Installing and using vnStat and vnStati for Monitoring Network Traffic in Ubuntu

Monitoring Network Traffic or Bandwidth Usage is an important task in an organizational structure or even for developers. It is sometimes required to monitor traffic on various systems which share the internet bandwidth. There might be situations where network statistics are required for decision making in the networking areas or use the logged information on the network traffic for analysis tasks.

vnStat and vnStati are command line utilities which are very useful tools that help a user to monitor, log and view network statistics over various time periods. It provides summaries on various network interfaces, may it be wired like "eth0" or wireless like "wlan0". It allows the user to view hourly, daily, monthly statistics in the form of a detailed table or a command line statistical view. To store the results in a graphical format, we can use the vnStati to obtain and provide a visual display of statistics in the form of graphs and store them in the form of images for later use.

This post deals with the procedure to install and use vnStat and vnStati. It also details the options and usage methods required to view and store the type of information you want. vnStat does most of the logging and updating, whereas vnStati is used to provide a graphical display of the statistics.

The steps in this tutorial have been tested with Ubuntu 16.04 and 18.04.

2 Installing vnStat and vnStati

To install the two command line tools use the following two commands:

sudo apt-get install vnstat
sudo apt-get install vnstati

Enter your password and wait for it to install. Once done, test if it has installed correctly by typing "vnstat" and "vnstati" in the terminal. There shouldn't be any error displayed saying, "vnstat not found" or "vnstati not found".

3 vnStat setup and running

Once the installation is complete, vnStat has to be set up or configured as it does not start on its own. vnStat has to be told explicitly which interfaces have to be monitored. We then start the vnStat daemon called "vnstatd", which starts vnStat and monitors for as long as it is not stopped explicitly.

Before we start configuring vnstat, use ifconfig to get the name of the network interface that we want to monitor.

ifconfig

The result on my system is:

So my main network interface has the name ens33.

The first thing to do here is telling vnStat the network interfaces to monitor. Here we look at a wired interface "ens33" and a wireless interface "wlan0". Type the following commands in the terminal.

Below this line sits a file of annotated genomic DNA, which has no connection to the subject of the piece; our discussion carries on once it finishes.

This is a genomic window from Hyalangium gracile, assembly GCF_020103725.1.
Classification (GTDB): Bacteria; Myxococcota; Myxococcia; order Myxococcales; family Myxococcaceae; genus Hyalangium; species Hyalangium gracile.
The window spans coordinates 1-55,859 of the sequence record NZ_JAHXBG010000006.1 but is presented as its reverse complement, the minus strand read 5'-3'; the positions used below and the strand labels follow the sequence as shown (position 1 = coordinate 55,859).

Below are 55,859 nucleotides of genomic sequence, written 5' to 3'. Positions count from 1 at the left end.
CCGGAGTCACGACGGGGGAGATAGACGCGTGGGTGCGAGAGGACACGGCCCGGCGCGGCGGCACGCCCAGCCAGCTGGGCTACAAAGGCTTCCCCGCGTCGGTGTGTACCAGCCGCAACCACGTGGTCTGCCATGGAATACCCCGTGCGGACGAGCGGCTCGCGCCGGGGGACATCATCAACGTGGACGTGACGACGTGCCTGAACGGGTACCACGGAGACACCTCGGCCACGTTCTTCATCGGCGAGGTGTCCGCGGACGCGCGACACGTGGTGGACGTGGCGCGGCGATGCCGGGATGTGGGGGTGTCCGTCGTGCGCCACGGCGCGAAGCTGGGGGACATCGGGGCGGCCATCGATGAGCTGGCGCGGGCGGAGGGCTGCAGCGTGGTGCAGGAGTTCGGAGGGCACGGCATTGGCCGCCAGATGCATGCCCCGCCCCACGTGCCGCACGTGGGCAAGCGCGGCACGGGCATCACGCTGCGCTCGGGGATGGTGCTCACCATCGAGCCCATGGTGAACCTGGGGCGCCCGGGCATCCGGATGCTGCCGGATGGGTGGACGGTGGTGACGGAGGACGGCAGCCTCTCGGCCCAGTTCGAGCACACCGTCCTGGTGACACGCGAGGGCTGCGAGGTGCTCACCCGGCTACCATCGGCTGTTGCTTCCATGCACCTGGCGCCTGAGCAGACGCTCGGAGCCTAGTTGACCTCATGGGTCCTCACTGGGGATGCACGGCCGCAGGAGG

vnstat -u -i ens33

This above command activates monitoring that interface. The first time you run this command on any interface you might get an error saying 'Unable to read database "/var/lib/vnstat/ens33" '. Please ignore this. Refer to the image below.

Activate vnstat on ens33 interface

Similar to above, you can also set the wireless network interface using the command if you have a WLAN:

vnstat -u -i wlan0

To view all the network interfaces available in your system, use the command:

vnstat --iflist

Once you know all the interfaces that you want to be monitored, use the command above with that interface name to monitor the traffic on it. Below is an image of the available interfaces in my system, Yours might be similar.

List of available vnstat interfaces

Once the above steps are complete, we can now start the vnStat daemon. To do this, we use the following command:

sudo service vnstat start

You can check to see of the daemon process is running, by using the following command and the image of the output is shown below that:

ps -f | grep vnst

PS grep on vnstat

4 Using basic features of vnStat

The most basic usage of vnStat is opening a terminal and executing the command:

vnstat

This gives a month wise summary of total network traffic from all the registered interfaces. I have added an image of my network traffic. You can see below that for the network interface "eth0", it says "Not enough Data available yet". This is because I enabled traffic monitoring for eth0 just while I was writing this post. So, if you have enabled it recently, both eth0 and wlan0 will show that there is not enough data. But soon after using the internet for a while it will change and will look similar to "wlan0" below:

Basic usage of vnstat

For specific but basic usage you can monitor specific network interfaces by using the "-i" option. So, the command for ens33, will be like:

vnstat -i ens33

Replacing the "ens33" from above command with any other interface like "eth0" or "wlan0" will give the statistics for that interface. An example for "ens33" is shown below. Depending on when you have started vnStat and the usage of your network it might look similar to one or both of the images below.

Monitoring of a single network interface

It can be seen that at the end on each table, vnStat provides an estimated network usage of the month. Sometimes this is very useful and helps the user to control the bandwidth usage. This is one of the many useful features of vnStat.

5 Specific usage of vnStat